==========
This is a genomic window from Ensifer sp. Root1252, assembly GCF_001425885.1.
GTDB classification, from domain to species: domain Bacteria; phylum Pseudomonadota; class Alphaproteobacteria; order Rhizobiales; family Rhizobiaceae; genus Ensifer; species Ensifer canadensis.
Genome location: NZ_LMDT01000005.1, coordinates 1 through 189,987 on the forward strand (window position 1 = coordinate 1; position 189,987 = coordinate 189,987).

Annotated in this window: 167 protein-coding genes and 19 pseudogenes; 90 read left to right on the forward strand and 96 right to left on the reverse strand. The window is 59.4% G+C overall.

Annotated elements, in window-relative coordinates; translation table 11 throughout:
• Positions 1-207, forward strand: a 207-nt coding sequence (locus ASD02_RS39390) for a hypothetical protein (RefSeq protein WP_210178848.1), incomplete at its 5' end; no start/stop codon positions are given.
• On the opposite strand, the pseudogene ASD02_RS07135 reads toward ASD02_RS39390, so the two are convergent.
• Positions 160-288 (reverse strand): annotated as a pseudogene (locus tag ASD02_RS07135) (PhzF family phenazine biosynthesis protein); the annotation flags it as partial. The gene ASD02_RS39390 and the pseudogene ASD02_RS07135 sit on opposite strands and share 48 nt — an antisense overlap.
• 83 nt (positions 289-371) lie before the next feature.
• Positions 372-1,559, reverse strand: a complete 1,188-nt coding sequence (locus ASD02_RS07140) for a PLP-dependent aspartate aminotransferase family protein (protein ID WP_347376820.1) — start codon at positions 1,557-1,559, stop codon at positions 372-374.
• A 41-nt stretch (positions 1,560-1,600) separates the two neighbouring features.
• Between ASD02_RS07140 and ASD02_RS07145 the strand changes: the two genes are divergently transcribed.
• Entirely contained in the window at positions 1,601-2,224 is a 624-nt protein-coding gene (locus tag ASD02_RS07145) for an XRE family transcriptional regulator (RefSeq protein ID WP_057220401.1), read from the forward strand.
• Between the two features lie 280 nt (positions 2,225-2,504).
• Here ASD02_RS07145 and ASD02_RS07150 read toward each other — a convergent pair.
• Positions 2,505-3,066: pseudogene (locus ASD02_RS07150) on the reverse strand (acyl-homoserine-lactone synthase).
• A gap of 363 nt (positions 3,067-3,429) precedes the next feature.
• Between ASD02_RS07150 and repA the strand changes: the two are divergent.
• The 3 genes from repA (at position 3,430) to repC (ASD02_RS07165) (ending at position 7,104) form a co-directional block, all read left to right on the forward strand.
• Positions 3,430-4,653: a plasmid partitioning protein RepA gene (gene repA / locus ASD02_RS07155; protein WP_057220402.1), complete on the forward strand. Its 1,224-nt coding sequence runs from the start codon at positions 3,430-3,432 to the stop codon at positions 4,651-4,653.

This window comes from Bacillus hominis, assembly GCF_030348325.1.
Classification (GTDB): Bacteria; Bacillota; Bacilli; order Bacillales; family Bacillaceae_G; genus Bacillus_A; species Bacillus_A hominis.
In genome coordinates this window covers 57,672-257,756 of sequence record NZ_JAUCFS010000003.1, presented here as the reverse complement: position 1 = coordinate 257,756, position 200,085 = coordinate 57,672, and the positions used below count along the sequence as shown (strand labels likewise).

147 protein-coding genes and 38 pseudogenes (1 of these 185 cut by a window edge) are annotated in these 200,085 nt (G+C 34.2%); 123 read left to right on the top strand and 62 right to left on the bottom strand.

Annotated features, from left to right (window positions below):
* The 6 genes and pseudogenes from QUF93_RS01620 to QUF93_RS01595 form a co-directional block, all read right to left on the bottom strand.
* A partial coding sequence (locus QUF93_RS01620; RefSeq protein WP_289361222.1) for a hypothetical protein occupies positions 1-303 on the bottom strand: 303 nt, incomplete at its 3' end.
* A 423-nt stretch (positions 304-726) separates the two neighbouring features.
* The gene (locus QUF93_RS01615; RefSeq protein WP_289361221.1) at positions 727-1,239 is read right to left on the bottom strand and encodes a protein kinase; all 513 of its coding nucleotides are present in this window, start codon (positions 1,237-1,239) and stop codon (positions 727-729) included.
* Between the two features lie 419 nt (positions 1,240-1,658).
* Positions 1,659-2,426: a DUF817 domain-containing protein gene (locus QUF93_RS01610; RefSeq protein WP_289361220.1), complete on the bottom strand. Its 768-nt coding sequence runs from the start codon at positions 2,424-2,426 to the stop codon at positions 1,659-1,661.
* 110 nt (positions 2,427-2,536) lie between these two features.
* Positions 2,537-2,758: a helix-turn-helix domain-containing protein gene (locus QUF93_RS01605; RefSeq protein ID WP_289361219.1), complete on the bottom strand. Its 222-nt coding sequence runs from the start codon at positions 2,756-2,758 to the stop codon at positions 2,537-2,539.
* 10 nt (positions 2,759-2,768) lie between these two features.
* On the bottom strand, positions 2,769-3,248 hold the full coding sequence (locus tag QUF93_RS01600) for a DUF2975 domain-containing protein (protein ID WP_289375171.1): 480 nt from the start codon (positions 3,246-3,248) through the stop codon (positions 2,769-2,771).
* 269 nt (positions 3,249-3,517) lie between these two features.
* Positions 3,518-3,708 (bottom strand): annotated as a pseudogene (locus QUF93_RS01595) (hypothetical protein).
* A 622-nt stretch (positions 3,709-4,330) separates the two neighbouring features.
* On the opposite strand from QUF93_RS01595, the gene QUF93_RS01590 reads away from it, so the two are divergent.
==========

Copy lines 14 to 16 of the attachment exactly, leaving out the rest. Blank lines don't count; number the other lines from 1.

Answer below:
• Between the two features lie 280 nt (positions 2,225-2,504).
• Here ASD02_RS07145 and ASD02_RS07150 read toward each other — a convergent pair.
• Positions 2,505-3,066: pseudogene (locus ASD02_RS07150) on the reverse strand (acyl-homoserine-lactone synthase).